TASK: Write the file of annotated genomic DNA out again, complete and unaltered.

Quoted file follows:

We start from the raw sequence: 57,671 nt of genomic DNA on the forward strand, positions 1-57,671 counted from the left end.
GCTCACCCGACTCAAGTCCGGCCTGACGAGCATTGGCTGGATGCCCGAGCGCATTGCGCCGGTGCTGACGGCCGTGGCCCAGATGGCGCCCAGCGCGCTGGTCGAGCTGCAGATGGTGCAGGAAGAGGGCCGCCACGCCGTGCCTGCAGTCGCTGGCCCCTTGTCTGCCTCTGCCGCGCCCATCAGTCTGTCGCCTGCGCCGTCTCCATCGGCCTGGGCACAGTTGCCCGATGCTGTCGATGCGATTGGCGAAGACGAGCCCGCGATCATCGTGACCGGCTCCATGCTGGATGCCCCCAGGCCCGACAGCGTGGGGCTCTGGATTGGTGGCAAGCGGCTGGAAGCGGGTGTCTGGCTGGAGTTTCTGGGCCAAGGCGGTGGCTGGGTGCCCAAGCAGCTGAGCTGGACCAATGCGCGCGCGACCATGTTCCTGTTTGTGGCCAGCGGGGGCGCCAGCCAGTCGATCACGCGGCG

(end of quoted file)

We start from the raw sequence: 57,671 nt of genomic DNA on the forward strand, positions 1-57,671 counted from the left end.
GCTCACCCGACTCAAGTCCGGCCTGACGAGCATTGGCTGGATGCCCGAGCGCATTGCGCCGGTGCTGACGGCCGTGGCCCAGATGGCGCCCAGCGCGCTGGTCGAGCTGCAGATGGTGCAGGAAGAGGGCCGCCACGCCGTGCCTGCAGTCGCTGGCCCCTTGTCTGCCTCTGCCGCGCCCATCAGTCTGTCGCCTGCGCCGTCTCCATCGGCCTGGGCACAGTTGCCCGATGCTGTCGATGCGATTGGCGAAGACGAGCCCGCGATCATCGTGACCGGCTCCATGCTGGATGCCCCCAGGCCCGACAGCGTGGGGCTCTGGATTGGTGGCAAGCGGCTGGAAGCGGGTGTCTGGCTGGAGTTTCTGGGCCAAGGCGGTGGCTGGGTGCCCAAGCAGCTGAGCTGGACCAATGCGCGCGCGACCATGTTCCTGTTTGTGGCCAGCGGGGGCGCCAGCCAGTCGATCACGCGGCG